The red second hand provides a nice contrast and a little colour.

Importantly, the original was designed at a time when the Soviet Union didn’t have access to the same watchmaking technology as the Swiss. (I noted this with the Vostok Amphibia military diver here). So the movement was a workhorse Russian-made mechanical calibre.

It’s great that Sturmanski has kept this as a hand-winding watch. It feels true to the original. When you wear this watch you will have to wind it every morning the same way that Yuri Gagarin wound his.

One final change. The case back has an image of Gagarin in his cosmonaut helmet - it finishes the watch perfectly. A reminder that this watch was there at an exciting event in human history.



A Brief History of Sturmanskie Watches


Sturmanskie is a Russian watch brand that has supplied the Russian military with timepieces. In the West, we know the company as the designers of the first watch worn in space.

The company has a long and distinguished history. Their watches are still designed and manufactured in Moscow - a stone's throw from the Kremlin.

Russia doesn’t have the long watchmaking history of the Swiss, British and American’s. The interest for us doesn't begin until 1930 when Joseph Stalin ordered the founding of a watch factory.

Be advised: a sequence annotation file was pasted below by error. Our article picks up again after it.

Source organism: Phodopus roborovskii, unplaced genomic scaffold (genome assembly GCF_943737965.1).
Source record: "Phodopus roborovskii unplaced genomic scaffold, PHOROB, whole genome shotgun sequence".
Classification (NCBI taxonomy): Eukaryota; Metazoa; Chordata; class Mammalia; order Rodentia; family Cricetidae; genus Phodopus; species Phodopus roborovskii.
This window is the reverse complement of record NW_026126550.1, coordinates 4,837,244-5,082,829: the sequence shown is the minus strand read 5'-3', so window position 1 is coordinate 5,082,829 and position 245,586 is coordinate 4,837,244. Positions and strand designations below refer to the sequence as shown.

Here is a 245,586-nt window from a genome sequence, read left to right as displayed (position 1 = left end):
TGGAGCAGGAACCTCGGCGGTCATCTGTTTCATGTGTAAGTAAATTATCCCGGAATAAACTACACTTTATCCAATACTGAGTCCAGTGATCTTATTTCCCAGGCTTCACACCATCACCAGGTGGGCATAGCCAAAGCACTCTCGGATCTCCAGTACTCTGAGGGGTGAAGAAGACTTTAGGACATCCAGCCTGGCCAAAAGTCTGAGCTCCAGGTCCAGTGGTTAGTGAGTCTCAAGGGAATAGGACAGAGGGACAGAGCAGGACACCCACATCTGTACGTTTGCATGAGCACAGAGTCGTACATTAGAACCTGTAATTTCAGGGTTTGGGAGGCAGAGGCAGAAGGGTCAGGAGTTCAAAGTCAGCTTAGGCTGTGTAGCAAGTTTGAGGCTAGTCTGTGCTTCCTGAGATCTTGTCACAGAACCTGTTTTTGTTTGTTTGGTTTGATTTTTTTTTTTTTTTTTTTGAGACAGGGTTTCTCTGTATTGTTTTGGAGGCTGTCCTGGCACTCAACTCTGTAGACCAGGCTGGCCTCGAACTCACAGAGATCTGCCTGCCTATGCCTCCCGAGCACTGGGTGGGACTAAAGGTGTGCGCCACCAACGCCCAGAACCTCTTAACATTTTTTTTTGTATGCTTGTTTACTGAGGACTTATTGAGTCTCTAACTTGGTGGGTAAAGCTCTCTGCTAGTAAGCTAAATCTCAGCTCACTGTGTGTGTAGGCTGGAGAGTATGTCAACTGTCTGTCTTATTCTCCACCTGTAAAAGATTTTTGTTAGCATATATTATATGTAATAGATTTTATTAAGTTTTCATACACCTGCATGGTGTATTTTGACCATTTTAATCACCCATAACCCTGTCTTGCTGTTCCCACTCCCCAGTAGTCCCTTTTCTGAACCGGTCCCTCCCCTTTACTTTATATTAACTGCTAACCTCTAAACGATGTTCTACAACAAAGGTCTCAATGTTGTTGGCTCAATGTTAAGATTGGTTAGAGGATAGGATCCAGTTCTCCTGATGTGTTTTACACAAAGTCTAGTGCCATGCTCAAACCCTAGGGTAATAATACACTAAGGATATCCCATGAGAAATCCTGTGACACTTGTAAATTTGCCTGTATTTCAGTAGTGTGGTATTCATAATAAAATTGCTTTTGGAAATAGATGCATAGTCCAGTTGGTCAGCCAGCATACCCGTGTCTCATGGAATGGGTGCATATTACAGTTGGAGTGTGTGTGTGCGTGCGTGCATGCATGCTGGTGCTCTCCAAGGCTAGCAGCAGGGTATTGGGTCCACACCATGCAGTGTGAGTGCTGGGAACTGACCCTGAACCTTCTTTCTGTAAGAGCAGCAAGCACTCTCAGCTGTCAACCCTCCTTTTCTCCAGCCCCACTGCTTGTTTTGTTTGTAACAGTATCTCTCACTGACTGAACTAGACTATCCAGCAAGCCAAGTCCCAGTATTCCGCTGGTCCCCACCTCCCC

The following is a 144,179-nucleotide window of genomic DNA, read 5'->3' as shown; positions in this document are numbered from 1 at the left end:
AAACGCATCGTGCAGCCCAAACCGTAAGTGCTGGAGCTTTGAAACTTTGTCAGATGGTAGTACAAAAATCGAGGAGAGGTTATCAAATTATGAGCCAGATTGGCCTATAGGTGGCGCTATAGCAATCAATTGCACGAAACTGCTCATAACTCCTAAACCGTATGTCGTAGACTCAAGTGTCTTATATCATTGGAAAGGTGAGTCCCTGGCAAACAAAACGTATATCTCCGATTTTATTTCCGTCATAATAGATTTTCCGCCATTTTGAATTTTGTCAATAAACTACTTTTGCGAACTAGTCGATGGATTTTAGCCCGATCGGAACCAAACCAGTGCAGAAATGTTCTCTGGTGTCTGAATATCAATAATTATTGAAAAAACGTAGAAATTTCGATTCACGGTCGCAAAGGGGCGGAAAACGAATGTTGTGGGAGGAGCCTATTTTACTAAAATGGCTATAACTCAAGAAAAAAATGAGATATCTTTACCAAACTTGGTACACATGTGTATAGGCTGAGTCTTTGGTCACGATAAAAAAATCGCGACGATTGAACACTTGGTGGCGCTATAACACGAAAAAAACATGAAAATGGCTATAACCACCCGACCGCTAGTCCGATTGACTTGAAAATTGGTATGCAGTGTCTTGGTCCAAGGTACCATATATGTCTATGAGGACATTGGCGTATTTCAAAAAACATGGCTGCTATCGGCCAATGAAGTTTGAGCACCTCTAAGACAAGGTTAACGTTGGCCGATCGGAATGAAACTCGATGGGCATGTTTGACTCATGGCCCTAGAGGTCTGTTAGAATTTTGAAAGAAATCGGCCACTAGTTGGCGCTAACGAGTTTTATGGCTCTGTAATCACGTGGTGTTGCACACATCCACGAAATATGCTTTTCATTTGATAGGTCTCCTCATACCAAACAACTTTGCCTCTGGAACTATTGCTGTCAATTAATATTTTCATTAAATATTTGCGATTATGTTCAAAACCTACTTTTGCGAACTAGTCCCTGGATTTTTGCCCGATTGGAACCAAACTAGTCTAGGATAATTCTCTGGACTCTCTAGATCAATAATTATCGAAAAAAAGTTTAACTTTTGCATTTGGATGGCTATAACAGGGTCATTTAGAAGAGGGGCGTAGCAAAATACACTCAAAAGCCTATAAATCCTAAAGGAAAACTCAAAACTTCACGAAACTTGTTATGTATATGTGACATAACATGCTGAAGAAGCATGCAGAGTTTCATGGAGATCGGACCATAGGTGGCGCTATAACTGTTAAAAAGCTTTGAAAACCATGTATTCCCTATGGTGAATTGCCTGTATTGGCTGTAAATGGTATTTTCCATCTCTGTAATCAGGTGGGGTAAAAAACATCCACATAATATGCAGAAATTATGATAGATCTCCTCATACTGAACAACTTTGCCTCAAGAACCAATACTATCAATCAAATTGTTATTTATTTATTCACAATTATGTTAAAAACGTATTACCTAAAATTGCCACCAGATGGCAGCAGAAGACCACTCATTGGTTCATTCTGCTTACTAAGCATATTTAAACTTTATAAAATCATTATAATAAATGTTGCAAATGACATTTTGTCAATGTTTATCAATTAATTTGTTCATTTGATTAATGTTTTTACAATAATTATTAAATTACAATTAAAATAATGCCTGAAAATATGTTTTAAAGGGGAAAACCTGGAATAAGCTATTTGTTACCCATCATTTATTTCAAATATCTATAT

The Russian’s created their Moscow based factory by purchasing two American watch factories. These were shipped to the Soviet Union. Twenty-one American watchmakers and technicians trained the Soviet workers in the art of watchmaking.

The First Moscow Watch Factory was born.

Within a year the factory had produced its first watches. A batch of fifty timepieces that were presented at the Revolution Theatre.

The factory grew rapidly. In the next ten years, the plant produced nearly three million watches.

Sturmanskie’s history can be a little difficult to pin down. It appears that the name was first used in 1949. It translates as ‘navigators’ and was the branding on watches designed exclusively for the Russian military.

Sturmanskie Watches Soviet Space Program


Yuri Gagarin cemented his place in history when he became the first human in space. His Vostok 1 made one orbit of Earth in April 1961. It was a significant victory for Soviet Russia and a personal victory for Gagarin - a model communist.